When an opalized fossil has a beautiful gem color, is it worth cutting?
Let’s evaluate this Skin Shell opalized fossil I have to see if it’s worth keeping as a fossil or turning it into a gem.
Ancient Inland Sea
Where all the opal fields lie throughout Australia is actually along the edges of an ancient inland sea.
– Lightning Ridge
– Coober Pedy
– White Cliffs
How does an opalized fossil form?
Most of the fossils found in these areas are either crustaceans, shellfish, or animals that lived in or around the water’s edge that have been buried through sediment.
The organic matter or shell breaks down and leaves a cavity where the animal matter was.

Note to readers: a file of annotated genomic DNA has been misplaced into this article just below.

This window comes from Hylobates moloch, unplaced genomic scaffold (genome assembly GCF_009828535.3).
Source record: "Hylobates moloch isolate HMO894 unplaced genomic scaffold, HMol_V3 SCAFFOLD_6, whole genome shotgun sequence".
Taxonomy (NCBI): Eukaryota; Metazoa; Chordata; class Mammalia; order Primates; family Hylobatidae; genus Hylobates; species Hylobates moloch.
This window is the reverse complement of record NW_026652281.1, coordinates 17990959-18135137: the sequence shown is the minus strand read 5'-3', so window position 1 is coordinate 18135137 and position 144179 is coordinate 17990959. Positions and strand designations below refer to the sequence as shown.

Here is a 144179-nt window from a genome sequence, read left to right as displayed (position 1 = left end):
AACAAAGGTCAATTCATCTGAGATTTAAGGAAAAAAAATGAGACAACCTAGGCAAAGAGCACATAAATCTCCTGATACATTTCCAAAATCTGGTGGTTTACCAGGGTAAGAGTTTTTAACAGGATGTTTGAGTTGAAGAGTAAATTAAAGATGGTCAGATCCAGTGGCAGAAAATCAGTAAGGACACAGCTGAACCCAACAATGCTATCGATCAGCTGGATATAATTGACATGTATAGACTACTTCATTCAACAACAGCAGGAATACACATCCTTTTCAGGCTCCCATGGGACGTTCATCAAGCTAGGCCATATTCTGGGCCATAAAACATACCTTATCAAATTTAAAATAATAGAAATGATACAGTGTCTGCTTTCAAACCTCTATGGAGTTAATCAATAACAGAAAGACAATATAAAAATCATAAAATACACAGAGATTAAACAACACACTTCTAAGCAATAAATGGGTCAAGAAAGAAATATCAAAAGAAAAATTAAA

The sediments that buried animal remains in the opal fields were rich in silica from ancient volcanoes, the silica spheres seep down into the cavity to fill it and the fossils are preserved as silica in the form of opal.
Some examples are Shells, Yabby Buttons, Pipi’s/Molluscs , and Turtle Bones which have turned into opal.
Should I cut this Opalized Fossil?
When an opal fossil has a beautiful gem color, is it worth cutting it and turning it from a fossil into a gem because the color is so incredible?
Sometimes it can be worth cutting, unless you’re a Paleontologist you may not agree with cutting a 110 million-year-old fossil.
Fossils can be very valuable but so can opal gems.
This particular opalized fossil is a Skin Shell from Coober Pedy and they are quite common, so I am happy to cut this one.
The whole process was quite relaxing and an easy cut and polish.
We finished with a gorgeous 3.32ct Baroque Shape White Opal.
I paid around $500 for it as a fossil and have valued it at $1200 as a gem opal which you can find it here.